Length: 09:40 min
Variable dimensions: between H 4.90 m x W 5 m and H 5.50 m x W 7.50 m 48 light bulbs, glass, 7 loud-speakers, cables, 2 computers, light and sound patches
In the installation Edison (2013), more than a century after the mass distribution of electric light bulbs, Sibin Vassilev and Fabian Bleisch explore once more the controversial links between politics, ideology and industry. Using light, different sounds, and voices, they create an installation that is about the topical issue of replacing the old electric bulbs by energy-efficient light bulbs.
In the installation light bulbs hanging from the domed space light up and go out, thus forming ever changing, abstract rhythmic constellations. As the visitors walk among them, sounds and voices can be heard coming from different directions. The sound composition is particularly dramaturgic and rather staged: there are various sounds being heard, they stop, or flow into music. A recorded voice switches on, and we recognize an expert commenting on the issue… The work relies as much on the verbal communication to the viewer as on the associative one.
The sounds bring the viewers back to the mechanical era of the industrializing society and then into the present again while documenting and referring to the “language” of radio and television broadcasts. The installation by Sibin Vassilev and Fabian Bleisch is a work as much about the real harm of energy-saving light bulbs as it is about the market that has become a factor regulating our conditions of living and ruling the actual political choices. While resembling a “documentary” theatre of lights, voices and sounds the work manages to stimulate an emotional and critical distance of the viewers. In a rather Brechtian approach the artists further distance politics from its actuality into a different but also political realm such as the theater or the exhibition space.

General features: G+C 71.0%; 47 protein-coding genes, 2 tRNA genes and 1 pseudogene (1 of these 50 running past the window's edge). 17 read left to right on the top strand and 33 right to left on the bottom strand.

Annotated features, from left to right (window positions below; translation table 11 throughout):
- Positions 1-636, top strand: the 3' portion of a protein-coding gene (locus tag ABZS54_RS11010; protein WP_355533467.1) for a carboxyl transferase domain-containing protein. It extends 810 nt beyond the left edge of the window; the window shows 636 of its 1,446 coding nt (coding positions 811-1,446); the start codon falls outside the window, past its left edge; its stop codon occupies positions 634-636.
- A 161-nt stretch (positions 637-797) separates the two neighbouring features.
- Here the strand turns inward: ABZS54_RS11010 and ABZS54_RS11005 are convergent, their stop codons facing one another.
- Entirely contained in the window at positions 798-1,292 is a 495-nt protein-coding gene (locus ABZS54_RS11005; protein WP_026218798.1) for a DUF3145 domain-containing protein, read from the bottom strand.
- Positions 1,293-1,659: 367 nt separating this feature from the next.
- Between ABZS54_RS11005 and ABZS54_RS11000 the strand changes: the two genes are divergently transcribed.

Excerpts from a text by Vladiya Mihaylova
Concept, multichannel sound environment, music, patching: Sibin Vassilev
Concept, construction, light art, patching: Fabian Bleisch